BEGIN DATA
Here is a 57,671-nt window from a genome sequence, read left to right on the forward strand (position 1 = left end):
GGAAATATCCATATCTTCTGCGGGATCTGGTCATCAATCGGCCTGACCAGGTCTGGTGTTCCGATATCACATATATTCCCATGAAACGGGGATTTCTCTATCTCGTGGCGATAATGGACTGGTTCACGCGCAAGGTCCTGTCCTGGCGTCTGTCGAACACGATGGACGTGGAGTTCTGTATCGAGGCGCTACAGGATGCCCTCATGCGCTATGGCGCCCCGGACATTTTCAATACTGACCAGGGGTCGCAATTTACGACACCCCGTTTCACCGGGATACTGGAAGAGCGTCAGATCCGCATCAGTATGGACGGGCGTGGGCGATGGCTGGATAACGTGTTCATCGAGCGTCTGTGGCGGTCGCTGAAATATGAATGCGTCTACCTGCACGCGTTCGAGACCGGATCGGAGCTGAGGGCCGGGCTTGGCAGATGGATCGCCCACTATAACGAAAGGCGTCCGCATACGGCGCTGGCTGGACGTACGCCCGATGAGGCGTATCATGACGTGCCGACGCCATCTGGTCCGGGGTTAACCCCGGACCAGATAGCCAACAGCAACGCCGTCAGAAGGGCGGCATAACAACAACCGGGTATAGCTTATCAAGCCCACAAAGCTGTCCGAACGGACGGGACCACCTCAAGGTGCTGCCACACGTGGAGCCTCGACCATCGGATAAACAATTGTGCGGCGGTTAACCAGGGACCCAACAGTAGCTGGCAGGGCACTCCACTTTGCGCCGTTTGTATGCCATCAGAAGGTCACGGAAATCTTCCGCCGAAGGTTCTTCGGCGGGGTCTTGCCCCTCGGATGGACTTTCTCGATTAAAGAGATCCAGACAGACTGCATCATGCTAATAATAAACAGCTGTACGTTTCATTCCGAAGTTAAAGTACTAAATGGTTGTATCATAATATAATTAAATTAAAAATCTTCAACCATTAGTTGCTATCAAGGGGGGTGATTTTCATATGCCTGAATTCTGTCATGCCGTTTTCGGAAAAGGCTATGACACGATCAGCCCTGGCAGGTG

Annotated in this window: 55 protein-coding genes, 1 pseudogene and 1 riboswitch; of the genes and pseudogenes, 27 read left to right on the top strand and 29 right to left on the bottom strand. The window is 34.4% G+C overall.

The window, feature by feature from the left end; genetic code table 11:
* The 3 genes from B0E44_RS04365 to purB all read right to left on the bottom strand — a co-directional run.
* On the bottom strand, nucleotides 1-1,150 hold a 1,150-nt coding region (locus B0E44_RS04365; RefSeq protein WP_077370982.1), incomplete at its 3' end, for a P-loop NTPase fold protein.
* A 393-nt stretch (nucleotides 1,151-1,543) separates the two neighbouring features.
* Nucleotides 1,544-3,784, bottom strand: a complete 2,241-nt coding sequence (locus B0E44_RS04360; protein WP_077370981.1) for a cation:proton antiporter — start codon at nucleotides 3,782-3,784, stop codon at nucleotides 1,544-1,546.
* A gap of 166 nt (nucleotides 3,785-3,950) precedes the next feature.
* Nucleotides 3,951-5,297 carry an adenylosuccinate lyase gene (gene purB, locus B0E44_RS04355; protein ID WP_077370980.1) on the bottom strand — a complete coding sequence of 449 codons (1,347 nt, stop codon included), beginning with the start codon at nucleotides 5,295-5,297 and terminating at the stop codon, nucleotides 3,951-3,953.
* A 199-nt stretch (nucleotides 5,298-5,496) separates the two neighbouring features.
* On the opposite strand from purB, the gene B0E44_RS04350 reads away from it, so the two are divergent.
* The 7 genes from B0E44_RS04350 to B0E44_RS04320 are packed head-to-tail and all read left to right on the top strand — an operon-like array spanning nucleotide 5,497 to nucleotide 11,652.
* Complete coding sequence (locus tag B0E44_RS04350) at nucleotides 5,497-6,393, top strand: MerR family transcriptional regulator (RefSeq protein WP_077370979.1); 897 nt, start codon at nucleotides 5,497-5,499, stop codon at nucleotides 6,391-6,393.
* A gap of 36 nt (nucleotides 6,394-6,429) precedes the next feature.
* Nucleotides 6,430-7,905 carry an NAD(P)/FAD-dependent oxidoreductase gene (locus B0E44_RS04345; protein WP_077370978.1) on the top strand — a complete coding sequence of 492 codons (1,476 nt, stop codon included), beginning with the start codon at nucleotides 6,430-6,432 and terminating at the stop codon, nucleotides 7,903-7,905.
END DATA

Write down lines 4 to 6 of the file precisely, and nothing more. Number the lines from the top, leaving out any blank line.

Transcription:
The window, feature by feature from the left end; genetic code table 11:
* The 3 genes from B0E44_RS04365 to purB all read right to left on the bottom strand — a co-directional run.
* On the bottom strand, nucleotides 1-1,150 hold a 1,150-nt coding region (locus B0E44_RS04365; RefSeq protein WP_077370982.1), incomplete at its 3' end, for a P-loop NTPase fold protein.